Severe dry eye disease (DED) is more than a nuisance, as new findings demonstrate an association between elevated ocular surface disease index (OSDI) scores and diminished workplace productivity and daily activity.
Published in the journal Ophthalmology, the new study found that higher OSDI symptom scores were associated with greater absenteeism, presenteeism and activity impairment, while overall work and activity impairment increased 4.3% and 4.8%, respectively, with every 10-unit increase in OSDI scores. The data clearly depict the difficult toll of patients’ DED and underscores routine eye care’s necessity for early prevention, detection and management efforts.
A common, often chronic problem that affects as many as 6.8% of the U.S. adult population, dry eye is a multifactorial disease of the ocular surface where tear production and drainage aren’t in proper balance. The Tear Film & Ocular Surface Society (TFOS) Dry Eye Workshop II further notes that DED is often accompanied by ocular symptoms, in which tear film instability and hyperosmolarity, ocular surface inflammation and damage, and neurosensory abnormalities play etiological roles.
Coupled with a high prevalence and widespread age range of patients, DED exacts a heavy burden on many Americans. But how damaging can DED be from an economic perspective? That’s what researchers with the multicenter Dry Eye Assessment and Management (DREAM) study sought to determine.
Per the study, researchers analyzed 535 adults with symptomatic moderate-to-severe DED (baseline 21 OSDI score) who filled out OSDI and Work Productivity and Activity Impairment (WPAI) questionnaires at baseline, six and 12 months. Initially, 52% of the cohort were employed with this subset reporting a reduction of nearly 20% in their overall productivity due to health reasons. Across the whole study group, the average level of impairment on performing regular activities was nearly 25% due to health reasons.
Significantly, researchers noted that OSDI score maintained a significant association under a longitudinal analysis of the data, controlling for demographics and comorbidities. In patients who experienced worsening OSDI over the course of the study, every 10-unit increase in OSDI was associated with a 2% decrease in productivity and a 3% decrease in activity.
“Effective treatments that relieve DED symptoms, therefore, not only would improve patients’ quality of life but might also induce increases in their productivity,” the study notes. “For example, a treatment that on average decreases the OSDI of our study population from 44 to normal range (0-12) might have increased its productivity approximately 6%, assuming that productivity gains are accrued only when outside the normal OSDI range.”
Continually rubbing, adding drops ‘adds up to significant impact’
Kelly Nichols, O.D., Ph.D., University of Alabama at Birmingham School of Optometry dean and professor, and a member of the TFOS DEWS II Report, says these findings are consistent with previous work that also concluded dry eyes can cause missed work and loss of productivity in the workplace. Continual sensation, dryness or irritation is not only distracting but also time-consuming in terms of stopping to rub one’s eyes, looking away from work or adding drops, Dr. Nichols notes. Although seemingly small and benign, these actions routinely performed over the course of the day do add up to a significant impact on quality of life.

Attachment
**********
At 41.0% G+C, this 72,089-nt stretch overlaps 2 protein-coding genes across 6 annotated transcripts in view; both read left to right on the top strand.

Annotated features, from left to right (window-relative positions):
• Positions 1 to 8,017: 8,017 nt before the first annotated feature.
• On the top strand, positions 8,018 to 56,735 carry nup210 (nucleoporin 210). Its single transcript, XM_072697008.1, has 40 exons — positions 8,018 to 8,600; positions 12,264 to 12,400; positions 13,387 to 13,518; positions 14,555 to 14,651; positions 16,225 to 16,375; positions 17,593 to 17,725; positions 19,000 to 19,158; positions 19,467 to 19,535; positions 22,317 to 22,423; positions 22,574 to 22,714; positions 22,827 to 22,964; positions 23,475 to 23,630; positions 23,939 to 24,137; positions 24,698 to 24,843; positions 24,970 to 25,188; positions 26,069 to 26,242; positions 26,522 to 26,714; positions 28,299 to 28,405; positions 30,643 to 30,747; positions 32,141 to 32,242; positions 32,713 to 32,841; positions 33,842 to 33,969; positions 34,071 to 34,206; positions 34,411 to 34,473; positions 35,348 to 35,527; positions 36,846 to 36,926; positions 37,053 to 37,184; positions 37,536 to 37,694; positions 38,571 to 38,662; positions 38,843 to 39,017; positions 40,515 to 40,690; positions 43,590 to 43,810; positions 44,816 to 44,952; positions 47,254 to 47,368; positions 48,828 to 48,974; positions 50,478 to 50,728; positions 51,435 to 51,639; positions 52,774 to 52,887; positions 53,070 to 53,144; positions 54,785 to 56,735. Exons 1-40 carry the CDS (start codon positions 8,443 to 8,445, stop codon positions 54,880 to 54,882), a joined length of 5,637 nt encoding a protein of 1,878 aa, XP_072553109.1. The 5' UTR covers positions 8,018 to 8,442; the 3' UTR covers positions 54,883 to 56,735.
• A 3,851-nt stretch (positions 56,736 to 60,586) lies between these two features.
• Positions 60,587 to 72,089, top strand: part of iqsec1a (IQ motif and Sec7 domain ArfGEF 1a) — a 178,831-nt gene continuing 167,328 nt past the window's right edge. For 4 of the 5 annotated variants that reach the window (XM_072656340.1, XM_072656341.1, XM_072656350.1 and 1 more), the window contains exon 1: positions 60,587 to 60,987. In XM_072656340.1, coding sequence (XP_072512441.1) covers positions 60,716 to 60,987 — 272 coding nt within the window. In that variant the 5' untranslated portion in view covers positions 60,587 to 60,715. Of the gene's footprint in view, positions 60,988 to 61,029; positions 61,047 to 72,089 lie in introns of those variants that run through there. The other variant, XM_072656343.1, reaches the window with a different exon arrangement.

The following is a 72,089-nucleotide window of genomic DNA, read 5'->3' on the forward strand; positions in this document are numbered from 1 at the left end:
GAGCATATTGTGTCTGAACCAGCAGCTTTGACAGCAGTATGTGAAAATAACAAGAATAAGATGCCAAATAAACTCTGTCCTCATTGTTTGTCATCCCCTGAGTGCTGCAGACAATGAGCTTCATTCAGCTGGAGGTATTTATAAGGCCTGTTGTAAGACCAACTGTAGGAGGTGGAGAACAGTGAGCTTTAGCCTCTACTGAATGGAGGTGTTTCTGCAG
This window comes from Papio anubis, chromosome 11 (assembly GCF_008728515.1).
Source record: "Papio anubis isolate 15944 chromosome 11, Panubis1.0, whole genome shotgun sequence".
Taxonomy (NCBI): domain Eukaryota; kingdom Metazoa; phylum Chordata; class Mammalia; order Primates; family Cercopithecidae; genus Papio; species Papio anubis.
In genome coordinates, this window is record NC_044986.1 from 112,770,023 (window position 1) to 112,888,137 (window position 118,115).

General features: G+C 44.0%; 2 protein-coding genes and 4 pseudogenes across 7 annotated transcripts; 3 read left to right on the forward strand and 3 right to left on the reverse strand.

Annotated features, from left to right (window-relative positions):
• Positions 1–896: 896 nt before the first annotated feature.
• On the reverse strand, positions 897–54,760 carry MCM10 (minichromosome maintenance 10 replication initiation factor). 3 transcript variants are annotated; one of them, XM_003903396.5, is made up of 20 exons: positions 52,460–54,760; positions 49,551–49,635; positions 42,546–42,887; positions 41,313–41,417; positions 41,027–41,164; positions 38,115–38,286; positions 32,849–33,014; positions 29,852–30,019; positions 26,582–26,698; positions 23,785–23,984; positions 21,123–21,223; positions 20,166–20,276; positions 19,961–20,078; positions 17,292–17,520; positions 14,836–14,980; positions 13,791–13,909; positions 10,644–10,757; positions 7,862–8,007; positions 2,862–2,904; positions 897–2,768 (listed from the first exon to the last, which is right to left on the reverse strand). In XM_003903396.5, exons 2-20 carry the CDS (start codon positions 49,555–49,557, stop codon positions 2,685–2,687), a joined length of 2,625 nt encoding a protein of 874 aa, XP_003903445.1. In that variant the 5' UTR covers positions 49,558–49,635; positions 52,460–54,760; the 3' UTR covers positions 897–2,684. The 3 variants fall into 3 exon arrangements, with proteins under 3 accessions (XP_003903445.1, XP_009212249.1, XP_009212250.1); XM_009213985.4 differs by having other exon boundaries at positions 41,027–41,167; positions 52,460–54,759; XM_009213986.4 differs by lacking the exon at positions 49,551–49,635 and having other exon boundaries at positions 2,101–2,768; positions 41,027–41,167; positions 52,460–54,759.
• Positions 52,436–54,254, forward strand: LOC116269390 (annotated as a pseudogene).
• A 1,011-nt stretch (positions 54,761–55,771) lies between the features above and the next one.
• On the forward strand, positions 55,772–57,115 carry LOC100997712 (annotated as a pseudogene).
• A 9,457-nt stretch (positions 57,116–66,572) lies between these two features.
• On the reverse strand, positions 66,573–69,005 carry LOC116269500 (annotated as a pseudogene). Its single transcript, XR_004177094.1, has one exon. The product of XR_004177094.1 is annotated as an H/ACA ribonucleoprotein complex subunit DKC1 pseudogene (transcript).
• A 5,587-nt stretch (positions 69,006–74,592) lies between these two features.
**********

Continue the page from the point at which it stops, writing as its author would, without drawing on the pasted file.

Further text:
Dr. Nichols says it’s clear from this evidence that DED patients exhibit symptoms that may often get brushed aside with excuses—"I am too busy,” “my symptoms are manageable” or “it isn’t time for my annual eye exam.” But, if patients were aware of their lost productivity, they might seek professional eye health care much more readily.
“To put that impact in terms of ‘lost work productivity’ really rams home how debilitating unmanaged DED truly can be,” Dr. Nichols says. “It is important for doctors to ask about dry eye symptoms throughout the year—that way symptoms can be ‘caught’ and managed early.”
The latter stems directly from Dr. Nichols’ “dry eye mantra”: Ask, look, do something. At the outset, when patients present for their annual exam, doctors of optometry should inquire about dryness or irritation at any point in the year or how their eyes feel when they’re working, especially if spending a large amount of time in front of a screen. Dr. Nichols emphasizes that there may be a pattern to patient’s DED symptoms, and understanding those triggers is the name of the game.
“When a patient becomes aware that he/she might have a pattern, it is easier to anticipate treatment changes,” she notes. “There are several dry-eye therapies in development and testing, with new products being approved even as recently as this week. This gives hope to practitioners that better care for dry eye patients is possible.”
Want to learn more about dry eye and the TFOS DEWS II Report? Read more in the May 2017 edition of AOA Focus.
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Doctors of optometry should consider the benefits of adding office-based laser procedures, such as YAG capsulotomy (after cataract surgery) or selective laser trabeculoplasty (SLT, for glaucoma), to their practice.
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